Australian religious leaders join global call for ambitious climate action

Interfaith Climate Change Statement presentation. Photo credit: Paul Hunt: WCC

Interfaith Climate Change Statement presentation. Photo credit: Paul Hunt: WCC

The world’s religious leaders have united to call on governments to take urgent action on climate change. At a colourful multifaith ceremony, Ambassador Mogens Lykketoft, President of the UN General Assembly took delivery of the Interfaith Climate Change Statement to World Leaders signed by 270 high-level religious leaders, 4970 individuals and 176 religious groups from around the world.

Australian signatories – including the presidents of the Australian Hindu and Imams councils, the Federation of Australian Buddhist Councils and the National Council of Churches in Australia – joined Bishop Marcelo Sánchez Sorondo – Chancellor of the Pontifical Academies of Sciences and Social Sciences of the Holy See, the Dalai Lama, Archbishop Desmond Tutu, Pakistani grand imam Maulana Khabir Azad, Rev. Dr Olav Fykse Tveit – General Secretary of the World Council of Churches and more than 250 of their international counterparts to sign the Interfaith Climate Change Statement.

The interfaith statement says governments must urgently ratify the landmark Paris Climate Change Agreement and reduce emissions to stop global temperature rise. It urges the swift phase-out of fossil fuel subsidies and the acceleration of renewable energy investment to limit global temperature rise to no more than 1.5C above industrial levels.

“This and other religious initiatives demonstrate that climate change is now firmly accepted as a moral issue”, Mr. Lykketoft said. “The Statement shows how religions can be a catalyst for common action. You are telling your followers that you recognize the seriousness of climate change, its impacts on the vitality of the planet and the wellbeing of humanity. You are demanding action to be taken now. “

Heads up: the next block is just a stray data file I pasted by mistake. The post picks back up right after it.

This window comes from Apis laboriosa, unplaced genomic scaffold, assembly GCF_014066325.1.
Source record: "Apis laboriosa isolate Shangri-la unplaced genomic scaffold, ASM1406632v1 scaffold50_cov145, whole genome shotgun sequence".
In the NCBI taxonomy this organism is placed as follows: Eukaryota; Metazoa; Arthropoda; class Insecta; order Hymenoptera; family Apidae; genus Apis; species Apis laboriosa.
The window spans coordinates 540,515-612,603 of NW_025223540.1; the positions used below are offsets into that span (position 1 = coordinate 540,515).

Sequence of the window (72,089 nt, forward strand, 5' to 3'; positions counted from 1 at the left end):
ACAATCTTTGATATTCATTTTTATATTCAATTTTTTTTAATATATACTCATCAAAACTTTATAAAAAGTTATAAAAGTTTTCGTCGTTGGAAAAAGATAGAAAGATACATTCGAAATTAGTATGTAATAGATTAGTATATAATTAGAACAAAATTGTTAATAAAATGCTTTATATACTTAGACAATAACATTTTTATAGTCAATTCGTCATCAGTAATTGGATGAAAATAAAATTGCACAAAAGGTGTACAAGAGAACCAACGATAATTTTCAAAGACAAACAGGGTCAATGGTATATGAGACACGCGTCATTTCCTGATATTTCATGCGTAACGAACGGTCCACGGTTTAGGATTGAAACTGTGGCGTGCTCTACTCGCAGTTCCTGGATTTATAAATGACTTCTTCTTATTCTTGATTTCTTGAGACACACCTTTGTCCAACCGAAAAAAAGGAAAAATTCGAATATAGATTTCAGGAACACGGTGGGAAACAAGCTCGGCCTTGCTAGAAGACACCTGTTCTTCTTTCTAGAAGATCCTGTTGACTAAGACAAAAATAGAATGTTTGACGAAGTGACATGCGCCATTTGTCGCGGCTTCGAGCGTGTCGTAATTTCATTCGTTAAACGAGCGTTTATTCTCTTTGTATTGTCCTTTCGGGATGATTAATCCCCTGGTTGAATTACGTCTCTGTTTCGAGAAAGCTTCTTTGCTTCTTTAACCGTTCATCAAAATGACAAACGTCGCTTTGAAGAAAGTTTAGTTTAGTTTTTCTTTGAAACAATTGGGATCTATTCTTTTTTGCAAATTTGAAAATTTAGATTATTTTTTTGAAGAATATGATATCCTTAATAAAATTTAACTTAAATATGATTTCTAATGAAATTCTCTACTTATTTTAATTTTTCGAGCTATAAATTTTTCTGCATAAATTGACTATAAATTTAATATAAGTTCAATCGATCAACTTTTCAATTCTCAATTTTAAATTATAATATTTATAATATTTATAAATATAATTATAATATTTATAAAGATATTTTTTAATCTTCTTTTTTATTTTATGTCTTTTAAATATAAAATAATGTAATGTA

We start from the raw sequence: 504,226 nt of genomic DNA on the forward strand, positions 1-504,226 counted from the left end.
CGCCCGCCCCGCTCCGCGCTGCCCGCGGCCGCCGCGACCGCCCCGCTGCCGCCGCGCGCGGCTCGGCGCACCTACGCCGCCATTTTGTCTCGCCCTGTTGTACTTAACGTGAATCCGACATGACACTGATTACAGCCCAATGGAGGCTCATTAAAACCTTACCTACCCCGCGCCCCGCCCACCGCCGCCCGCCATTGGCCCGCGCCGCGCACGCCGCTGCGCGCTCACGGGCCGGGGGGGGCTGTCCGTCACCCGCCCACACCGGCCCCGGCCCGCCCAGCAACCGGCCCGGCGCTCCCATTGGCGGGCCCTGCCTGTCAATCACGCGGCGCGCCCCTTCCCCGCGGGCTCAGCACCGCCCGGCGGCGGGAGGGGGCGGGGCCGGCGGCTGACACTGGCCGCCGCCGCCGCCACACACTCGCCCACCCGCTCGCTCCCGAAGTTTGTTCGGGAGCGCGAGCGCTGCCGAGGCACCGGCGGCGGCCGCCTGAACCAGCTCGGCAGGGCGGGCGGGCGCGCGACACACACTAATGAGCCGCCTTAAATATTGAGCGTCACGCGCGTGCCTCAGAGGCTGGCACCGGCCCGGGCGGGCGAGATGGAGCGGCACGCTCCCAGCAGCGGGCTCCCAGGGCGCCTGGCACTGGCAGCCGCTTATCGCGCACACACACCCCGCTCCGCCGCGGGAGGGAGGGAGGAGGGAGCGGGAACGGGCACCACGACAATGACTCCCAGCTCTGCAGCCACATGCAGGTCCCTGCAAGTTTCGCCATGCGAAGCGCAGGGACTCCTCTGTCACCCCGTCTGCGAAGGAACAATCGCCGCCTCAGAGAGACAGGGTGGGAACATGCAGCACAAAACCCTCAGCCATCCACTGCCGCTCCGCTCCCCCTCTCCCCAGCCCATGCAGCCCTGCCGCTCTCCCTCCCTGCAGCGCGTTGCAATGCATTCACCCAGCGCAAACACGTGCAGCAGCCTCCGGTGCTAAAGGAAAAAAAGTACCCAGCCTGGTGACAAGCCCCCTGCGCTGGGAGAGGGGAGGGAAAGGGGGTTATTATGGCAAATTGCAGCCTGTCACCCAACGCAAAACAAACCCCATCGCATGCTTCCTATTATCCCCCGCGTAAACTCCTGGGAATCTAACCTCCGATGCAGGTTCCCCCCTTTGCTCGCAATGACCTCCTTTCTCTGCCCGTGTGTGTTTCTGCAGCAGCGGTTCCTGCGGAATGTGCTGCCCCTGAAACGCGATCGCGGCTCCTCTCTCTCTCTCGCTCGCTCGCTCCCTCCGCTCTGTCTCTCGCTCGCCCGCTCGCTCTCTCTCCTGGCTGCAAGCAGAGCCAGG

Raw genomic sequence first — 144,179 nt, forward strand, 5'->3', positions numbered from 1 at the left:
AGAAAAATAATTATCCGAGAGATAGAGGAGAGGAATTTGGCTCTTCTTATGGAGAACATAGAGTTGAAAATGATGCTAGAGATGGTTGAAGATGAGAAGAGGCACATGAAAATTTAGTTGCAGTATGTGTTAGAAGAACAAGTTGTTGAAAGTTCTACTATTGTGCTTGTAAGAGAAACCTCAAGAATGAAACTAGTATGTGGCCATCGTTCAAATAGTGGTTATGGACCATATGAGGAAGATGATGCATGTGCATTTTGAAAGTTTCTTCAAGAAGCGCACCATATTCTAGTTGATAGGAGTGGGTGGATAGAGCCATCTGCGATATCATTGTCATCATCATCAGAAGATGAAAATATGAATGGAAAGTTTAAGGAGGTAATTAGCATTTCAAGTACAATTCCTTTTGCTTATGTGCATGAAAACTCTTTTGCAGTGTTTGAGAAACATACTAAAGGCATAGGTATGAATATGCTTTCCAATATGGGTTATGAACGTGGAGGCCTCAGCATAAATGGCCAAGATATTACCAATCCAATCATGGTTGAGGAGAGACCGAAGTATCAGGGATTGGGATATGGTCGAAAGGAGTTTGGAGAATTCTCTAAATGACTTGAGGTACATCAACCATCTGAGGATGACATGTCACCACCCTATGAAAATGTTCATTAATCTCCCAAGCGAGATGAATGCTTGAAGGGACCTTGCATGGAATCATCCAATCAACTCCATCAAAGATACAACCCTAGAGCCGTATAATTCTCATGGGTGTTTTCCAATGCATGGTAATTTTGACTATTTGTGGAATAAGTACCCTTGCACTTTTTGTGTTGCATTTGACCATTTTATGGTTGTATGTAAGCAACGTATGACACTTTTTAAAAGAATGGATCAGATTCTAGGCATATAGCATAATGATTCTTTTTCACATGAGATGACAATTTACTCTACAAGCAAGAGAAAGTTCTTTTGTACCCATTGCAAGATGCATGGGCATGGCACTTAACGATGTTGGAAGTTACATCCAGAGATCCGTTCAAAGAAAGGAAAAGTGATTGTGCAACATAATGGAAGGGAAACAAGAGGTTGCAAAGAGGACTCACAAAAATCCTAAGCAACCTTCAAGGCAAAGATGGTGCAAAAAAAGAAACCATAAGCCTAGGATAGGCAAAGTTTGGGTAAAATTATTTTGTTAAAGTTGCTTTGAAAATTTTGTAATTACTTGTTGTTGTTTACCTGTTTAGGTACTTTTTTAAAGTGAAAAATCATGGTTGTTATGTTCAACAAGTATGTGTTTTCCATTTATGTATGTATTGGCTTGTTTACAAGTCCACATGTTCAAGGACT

“Most of the action will have to come from individuals. The faith community is part of the broader Civil Society movement and plays an absolutely critical role in reaching out to followers to change their behavior and demand smart policies. An initiative like this makes me confident that we can and will succeed.“

Catholic Earthcare Australia’s Philippa Rowland represented Australia at the handing over ceremony. “It’s deeply encouraging to see all faiths calling for urgent action on climate change, given clear signs from the science and the environment itself,” Mrs Rowland said.

“The current global coral bleaching event affecting the Great Barrier Reef is just one example of Australia’s vulnerability to global warming and the impacts are far worse for our Pacific neighbours.”

Tomas Insua, Founding Co-ordinator of the 300 member Global Catholic Climate Movement reported that a group travelling to the North Pole with a copy of the Pope´s Encyclical ´Laudato Si´ was being delayed by ice cracks, showing the severely threatened status of the Arctic Ice. “We are very concerned at the huge gap between nice words and actual actions from governments,” he noted. “This is a spiritual crisis. We call for climate justice towards all humanity and all species.”

A full list of the signatories to the Interfaith Climate Change Statement to World Leaders here:


Source :
Catholic Earthcare